RECOMMENDED READING: "The Role Of Consensus In The Contemporary Struggle For Islam"


Daveed Gartenstein-Ross, a former Jihadist and now counter-terrorism consultant and attorney, has analyzed several papers issued by the Aal al-Bayt Institute which is best known for its sponsorship of the “Amman Message”, a document signed by a large number of Islamic scholars on the subject of Islamic unity. One of the papers Gartenstein-Ross examines is titled ” Jihad and the Islamic Law of War” and is described as follows:

In 2007, the Aal al-Bayt Institute began to address another controversial jurisprudential issue, the Islamic law of war. The institute has not yet produced a final statement on the matter, but I have been able to review a late draft. Entitled Jihad and the Islamic Law of War, the 79-page document has no signatories at present (presumably there will be no signatories until the statement has been finalized). Instead, the Aal al-Bayt Institute’s name appears on the cover as an institutional author. Though informed sources tell me that the document will still need amendments, it already makes an interesting contribution to religious debates concerning jihad.

Gartenstein-Ross praises what he calls the “Jihad document” for addressing a common justification of Islamic terrorist groups, the notion of dar al-Harb and dar al-Islam (the Abode of War and Abode of Islam):

…Jihad and the Islamic Law of War holds that the religious identity of a people cannot justify the Muslim community making war on them. The document offers scholarly analysis of some of the critical verses that militants have used to justify warfare against non-Muslims (a notable exception at this point is verse 9:29, which the current version of the jihad document does not discuss), as well as juristic doctrines governing relations with non-believers. For example, the document addresses the distinction between dar al-Harb and dar al-Islam (the Abode of War and Abode of Islam) enshrined by classical jurists. Under this view, dar al-Islam encompasses geographic areas in which sharia law has been erected, while dar al-Harb constitutes the rest of the world, excepting states that have specifically enacted treaties with the Muslim world. Viewing the world as a battlefield between Islam and the forces of disbelief, classical jurists would authorize warfare to expand the dar al-Islam if there were “a reasonable prospect of success.”The jihad document tackles this doctrine directly. Aal al-Bayt’s scholars note that the classical laws of jihad assumed “that the default position between states was a state of war,” and argue that this reflected the state of affairs in seventh century Arabia and the areas surrounding it. However, the document claims that the universal treaties that prevail today—such as the UN Charter and Geneva Conventions—alter the context of international relations:[T]he world was not always governed by the universal treaties of today. The terms Dar al-Islam and Dar al-Harb are not terms from the Qur’an or from the teachings of the Prophet, but grew out of the work of jurists coming to terms with the new international profile of Islam. As such, they also coined terms such as dar al-sulh (“abode of reconciliation”) and dar al-‘ahd (“abode of treaty”), referring to those lands not ruled by Islam but with which the Islamic state had some sort of peace agreement. … From the point of view of Islamic law, the gradual adoption and advancement of moral principles in international law is a welcome development, and brings the world closer to the Qur’anic ideal of non-aggression and peaceful coexistence.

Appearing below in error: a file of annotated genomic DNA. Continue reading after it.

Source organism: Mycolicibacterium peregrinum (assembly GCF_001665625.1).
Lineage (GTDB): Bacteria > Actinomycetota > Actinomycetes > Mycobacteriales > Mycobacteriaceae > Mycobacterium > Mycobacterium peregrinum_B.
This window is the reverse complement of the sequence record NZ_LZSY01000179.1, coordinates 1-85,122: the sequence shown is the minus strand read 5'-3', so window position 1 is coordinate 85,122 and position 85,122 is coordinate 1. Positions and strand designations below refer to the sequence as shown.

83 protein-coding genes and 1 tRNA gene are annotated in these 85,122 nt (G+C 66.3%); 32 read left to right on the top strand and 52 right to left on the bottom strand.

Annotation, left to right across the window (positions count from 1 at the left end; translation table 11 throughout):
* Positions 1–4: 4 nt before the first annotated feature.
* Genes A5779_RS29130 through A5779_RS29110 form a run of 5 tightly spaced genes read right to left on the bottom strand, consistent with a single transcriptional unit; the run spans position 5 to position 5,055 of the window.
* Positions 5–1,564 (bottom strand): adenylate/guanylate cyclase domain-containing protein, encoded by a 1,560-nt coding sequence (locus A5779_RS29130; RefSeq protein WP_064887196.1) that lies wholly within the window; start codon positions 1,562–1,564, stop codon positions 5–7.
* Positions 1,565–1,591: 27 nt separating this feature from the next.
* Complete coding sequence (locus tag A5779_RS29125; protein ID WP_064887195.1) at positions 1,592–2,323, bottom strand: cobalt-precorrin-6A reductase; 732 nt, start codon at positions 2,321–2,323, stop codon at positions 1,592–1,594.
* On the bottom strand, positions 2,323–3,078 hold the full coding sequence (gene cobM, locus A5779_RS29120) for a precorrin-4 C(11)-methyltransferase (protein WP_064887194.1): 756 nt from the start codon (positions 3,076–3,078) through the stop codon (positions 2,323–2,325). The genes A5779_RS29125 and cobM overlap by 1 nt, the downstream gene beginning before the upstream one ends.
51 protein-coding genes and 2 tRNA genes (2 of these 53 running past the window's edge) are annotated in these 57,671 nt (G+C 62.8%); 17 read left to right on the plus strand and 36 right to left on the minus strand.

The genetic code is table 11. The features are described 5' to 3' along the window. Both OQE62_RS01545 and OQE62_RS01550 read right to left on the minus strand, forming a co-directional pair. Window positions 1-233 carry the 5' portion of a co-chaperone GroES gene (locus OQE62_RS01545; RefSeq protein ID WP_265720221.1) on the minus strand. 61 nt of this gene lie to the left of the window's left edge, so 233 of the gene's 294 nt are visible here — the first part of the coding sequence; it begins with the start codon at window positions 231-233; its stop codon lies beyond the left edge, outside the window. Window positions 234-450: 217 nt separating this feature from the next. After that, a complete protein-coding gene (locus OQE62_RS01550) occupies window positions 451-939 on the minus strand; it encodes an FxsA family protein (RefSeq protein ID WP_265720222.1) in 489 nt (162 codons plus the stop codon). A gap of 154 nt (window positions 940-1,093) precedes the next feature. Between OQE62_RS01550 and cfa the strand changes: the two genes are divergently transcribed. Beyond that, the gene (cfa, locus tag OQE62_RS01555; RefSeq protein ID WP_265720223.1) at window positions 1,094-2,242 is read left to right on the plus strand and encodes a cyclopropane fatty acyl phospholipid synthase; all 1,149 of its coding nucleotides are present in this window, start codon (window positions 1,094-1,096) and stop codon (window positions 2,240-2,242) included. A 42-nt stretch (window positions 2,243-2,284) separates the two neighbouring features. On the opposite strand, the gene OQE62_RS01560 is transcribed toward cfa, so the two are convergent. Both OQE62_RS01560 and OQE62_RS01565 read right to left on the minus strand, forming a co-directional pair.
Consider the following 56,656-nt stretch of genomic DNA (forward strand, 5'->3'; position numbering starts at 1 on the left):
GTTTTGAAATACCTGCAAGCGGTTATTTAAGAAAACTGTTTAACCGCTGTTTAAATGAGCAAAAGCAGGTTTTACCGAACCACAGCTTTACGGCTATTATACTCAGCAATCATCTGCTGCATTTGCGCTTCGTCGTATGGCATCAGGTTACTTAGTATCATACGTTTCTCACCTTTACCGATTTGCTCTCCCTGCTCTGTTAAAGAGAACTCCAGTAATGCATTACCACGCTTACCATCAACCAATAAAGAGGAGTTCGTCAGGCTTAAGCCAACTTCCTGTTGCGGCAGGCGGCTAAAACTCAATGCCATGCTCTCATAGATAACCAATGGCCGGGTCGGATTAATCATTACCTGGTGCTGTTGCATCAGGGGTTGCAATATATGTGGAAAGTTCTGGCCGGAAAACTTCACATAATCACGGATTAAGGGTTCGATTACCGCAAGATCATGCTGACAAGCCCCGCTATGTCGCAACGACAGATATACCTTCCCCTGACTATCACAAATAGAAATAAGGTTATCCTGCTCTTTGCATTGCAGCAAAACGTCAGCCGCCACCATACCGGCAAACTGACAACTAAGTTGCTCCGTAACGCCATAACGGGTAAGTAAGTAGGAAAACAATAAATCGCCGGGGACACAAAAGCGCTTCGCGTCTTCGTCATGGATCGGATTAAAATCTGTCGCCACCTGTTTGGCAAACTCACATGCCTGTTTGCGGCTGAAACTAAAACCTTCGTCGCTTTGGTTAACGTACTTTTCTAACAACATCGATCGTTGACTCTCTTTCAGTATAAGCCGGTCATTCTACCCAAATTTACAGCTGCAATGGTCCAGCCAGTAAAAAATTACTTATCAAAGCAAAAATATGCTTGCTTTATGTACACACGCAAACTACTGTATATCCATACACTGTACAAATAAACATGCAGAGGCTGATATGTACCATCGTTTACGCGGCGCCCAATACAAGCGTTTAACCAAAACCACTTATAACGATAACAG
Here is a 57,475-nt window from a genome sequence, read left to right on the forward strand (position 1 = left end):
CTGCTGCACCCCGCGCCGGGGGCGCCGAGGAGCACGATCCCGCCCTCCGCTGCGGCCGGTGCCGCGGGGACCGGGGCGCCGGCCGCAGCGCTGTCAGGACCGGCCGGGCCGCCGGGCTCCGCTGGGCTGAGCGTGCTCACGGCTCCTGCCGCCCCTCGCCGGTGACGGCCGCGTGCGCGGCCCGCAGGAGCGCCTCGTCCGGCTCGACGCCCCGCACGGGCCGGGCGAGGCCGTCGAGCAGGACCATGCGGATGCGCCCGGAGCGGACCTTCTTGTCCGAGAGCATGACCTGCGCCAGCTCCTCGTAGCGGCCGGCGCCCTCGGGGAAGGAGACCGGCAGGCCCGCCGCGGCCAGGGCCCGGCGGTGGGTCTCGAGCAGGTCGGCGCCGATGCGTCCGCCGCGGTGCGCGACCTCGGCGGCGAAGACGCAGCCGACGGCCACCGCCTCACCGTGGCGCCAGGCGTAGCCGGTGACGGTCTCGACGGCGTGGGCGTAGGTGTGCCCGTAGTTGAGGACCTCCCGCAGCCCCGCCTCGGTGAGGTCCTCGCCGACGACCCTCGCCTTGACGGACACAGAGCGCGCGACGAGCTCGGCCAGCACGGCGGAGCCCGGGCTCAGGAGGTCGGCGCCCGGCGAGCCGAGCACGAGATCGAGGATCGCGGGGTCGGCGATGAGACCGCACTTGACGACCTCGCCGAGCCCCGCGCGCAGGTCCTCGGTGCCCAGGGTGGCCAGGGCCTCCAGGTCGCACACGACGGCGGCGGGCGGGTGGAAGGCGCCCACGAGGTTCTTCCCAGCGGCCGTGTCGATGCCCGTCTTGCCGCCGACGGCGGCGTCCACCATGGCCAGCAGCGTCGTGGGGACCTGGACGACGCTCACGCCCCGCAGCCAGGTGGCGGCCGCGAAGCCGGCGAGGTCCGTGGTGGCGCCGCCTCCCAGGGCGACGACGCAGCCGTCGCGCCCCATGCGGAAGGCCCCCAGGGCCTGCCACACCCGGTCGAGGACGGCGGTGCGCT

What Gartenstein-Ross fails to note is that the global Muslim Brotherhood has already taken on the concept of dar al-Harb, employing terminology similar to dar al-‘ahd (“abode of treaty”) . For example, one scholar has written that global Brotherhood leader Youssef Qaradawi has used a term similar to dar al-‘ahd while still mentioning a divine promise that Islam will eventually reach victory over all religions.

Gartenstein-Ross also praises the Jihad document for taking on Osama Bin Laden’s justifications for war against the West: